The European Union is about to roll out sweeping regulations governing how companies collect, use, and share people's data. And it doesn't matter where your business is based--if you deal with E.U. residents online, you're going to be affected too. 

The E.U.'s General Data Protection Regulation (GDPR), which goes into effect May 25, is designed to give users more control of their information. The law will require companies to obtain consent from users before collecting any data. GDPR also requires companies to notify regulators and affected individuals of any breaches of security within 72 hours. Companies that don't comply with the new rules can be fined as much as four percent of their global annual revenue.

To date, the GDPR is one of the broadest and most comprehensive laws devised by a Western country to regulate the Internet and personal data privacy, according to Trevor Hughes, president of the New Hampshire-based International Association of Privacy Professionals. (The United States has only sector-specific laws to protect personal data.)

While the GDPR will put pressure on tech behemoths such as Facebook and Google to be more transparent around their data-gathering practices, the regulation may introduce more hurdles for small to midsize companies in industries ranging from healthcare to e-commerce. As of January, only about 40 percent of businesses had heard of GDPR, and of those that had, only a quarter were prepared for it, according to a survey conducted by the University of Portsmouth and a U.K. market research firm.

Bojana Bellamy, president of the London-based global security and privacy think tank Centre for Information Policy Leadership, says smaller companies could struggle with ramifications of the law. Take, for example, a small health developer app that has 10 employees. If a large portion of its users suddenly choose not to have their data collected, the startup may be hamstrung in its ability to develop new products and services. Small companies likely won't have the resources of a giant tech company to put a detailed security program into place.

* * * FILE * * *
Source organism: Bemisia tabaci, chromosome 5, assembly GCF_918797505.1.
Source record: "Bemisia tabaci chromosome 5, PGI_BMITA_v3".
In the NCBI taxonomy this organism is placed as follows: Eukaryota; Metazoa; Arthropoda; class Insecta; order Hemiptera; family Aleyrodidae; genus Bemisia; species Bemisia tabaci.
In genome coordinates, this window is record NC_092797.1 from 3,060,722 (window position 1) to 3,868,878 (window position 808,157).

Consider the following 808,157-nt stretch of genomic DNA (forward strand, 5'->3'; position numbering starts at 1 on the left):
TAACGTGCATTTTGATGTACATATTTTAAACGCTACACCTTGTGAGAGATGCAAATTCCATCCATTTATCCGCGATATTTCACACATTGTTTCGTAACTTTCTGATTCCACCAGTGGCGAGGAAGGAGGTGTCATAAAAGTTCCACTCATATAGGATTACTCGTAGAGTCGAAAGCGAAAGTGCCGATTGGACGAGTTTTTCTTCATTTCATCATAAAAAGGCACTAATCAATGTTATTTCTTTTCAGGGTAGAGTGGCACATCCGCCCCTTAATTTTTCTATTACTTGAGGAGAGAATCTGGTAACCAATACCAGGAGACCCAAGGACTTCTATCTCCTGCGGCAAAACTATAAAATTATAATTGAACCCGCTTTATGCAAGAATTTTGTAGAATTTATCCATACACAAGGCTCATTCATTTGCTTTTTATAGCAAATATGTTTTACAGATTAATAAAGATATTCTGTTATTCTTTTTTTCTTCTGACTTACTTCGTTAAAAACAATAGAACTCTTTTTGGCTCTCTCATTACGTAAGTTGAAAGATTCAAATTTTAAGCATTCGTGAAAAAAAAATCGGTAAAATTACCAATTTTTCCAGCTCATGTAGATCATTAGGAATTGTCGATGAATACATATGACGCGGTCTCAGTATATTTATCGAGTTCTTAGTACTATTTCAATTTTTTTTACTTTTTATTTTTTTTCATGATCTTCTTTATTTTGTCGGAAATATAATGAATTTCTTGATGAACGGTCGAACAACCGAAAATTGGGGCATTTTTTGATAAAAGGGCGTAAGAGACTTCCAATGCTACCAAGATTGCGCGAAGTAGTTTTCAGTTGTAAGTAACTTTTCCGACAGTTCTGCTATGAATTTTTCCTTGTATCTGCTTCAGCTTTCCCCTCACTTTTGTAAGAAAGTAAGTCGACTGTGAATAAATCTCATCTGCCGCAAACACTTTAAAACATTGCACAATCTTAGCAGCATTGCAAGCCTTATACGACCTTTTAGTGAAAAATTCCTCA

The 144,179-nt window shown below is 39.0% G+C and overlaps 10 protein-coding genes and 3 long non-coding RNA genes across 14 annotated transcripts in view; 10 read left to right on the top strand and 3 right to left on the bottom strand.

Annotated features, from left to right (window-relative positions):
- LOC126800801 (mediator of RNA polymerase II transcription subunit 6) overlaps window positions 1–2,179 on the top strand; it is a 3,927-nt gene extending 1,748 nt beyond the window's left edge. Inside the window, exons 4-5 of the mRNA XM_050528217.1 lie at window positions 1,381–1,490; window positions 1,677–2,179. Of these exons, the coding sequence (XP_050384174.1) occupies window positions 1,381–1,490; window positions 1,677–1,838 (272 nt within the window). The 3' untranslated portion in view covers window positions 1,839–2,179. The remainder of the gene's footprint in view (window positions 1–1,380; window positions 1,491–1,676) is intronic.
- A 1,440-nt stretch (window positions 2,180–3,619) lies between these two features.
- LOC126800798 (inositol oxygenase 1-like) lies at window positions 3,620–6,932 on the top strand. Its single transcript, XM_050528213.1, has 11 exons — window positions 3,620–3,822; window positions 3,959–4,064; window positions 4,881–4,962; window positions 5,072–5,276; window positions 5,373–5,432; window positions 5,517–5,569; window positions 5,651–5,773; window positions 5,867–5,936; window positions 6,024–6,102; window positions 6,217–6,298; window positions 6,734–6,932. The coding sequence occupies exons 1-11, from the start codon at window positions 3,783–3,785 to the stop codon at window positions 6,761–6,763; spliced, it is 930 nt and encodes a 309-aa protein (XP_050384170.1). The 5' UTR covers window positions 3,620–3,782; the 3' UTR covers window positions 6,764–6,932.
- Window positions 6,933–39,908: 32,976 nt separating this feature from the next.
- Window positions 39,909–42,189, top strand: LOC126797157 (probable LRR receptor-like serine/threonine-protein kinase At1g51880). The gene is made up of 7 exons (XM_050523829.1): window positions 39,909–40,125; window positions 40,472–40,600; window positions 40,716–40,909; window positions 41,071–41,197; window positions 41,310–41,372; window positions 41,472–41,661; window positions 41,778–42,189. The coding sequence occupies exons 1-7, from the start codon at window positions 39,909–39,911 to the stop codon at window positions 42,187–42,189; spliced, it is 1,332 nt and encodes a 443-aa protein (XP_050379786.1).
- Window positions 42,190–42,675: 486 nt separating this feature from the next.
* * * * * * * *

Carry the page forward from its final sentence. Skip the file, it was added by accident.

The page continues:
In late April, a gaming company called WarpPortal announced that it would shut down access to E.U. players rather than comply with GDPR. More companies could follow suit.

"The GDPR is a broad-based regulation that reflects the technological and business environment at the time of drafting," says Hughes. "As a result, we don't know yet how the GDPR will perform as public policy in the face of new innovations."

In the meantime, the law could be an opportunity for companies to rethink their privacy policies and reinvest in consumers' trust. Hughes argues that, if handled appropriately, complying with the law could lead to more opportunity for some businesses, despite the initial costs. Consumers are more aware than ever about their lack of privacy online and will likely stick with the sites they trust. For new companies, an emphasis on privacy up front could pay off. "The best time to do it is when the company is small than when the company has hundreds and thousands of employees and terabytes of data," says Dana Simberkoff, chief risk, privacy and information security officer at AvePoint, a New Jersey-based software company that develops data management software for enterprise companies.

To prepare for the roll-out of GDPR--and the changing landscape of online data practices--here's what you need to do now: 

Analyze the data you collect and why you collect it.

Simberkoff suggests taking a hard look at what your company collects and asking if you really need this data. Why do you collect it? How do you use it and who do you share it with? "Thinking of data strategically before you even think about it from a compliance perspective is a really good starting point," says Hughes.

Don't promise something you can't deliver on.

Broken promises around privacy tend to get companies in a lot of trouble. "That's what we know regulators are looking for," says Simberkoff. "GDPR is new, but this is not." You want to create a very transparent relationship with your customer. 

Make data protection part of your company's culture and DNA.

"It's not one person's job, so this is when I think smaller companies have an advantage because larger companies, you'll have a security officer and a privacy officer, and there's often a perception that the person or their team is responsible for privacy and security," says Simberkoff. "In a small company, make it everybody's job." If you build awareness from the beginning, then you'll be far ahead of the game in the long-run, and, as Simberkoff points out, that begins from leadership. 

Get help on understanding the requirements.

Digesting all 99 articles of GDPR and whether they apply and how they apply to your operation is a big undertaking. Hughes says that smaller organizations should be calling lawyers or finding consultants even if they only engage them for a gap assessment to understand what you do and don't need to change about your practices. The U.K.'s Information Commission Officer has also issued guides specifically for small businesses, which any founder would be wise to read.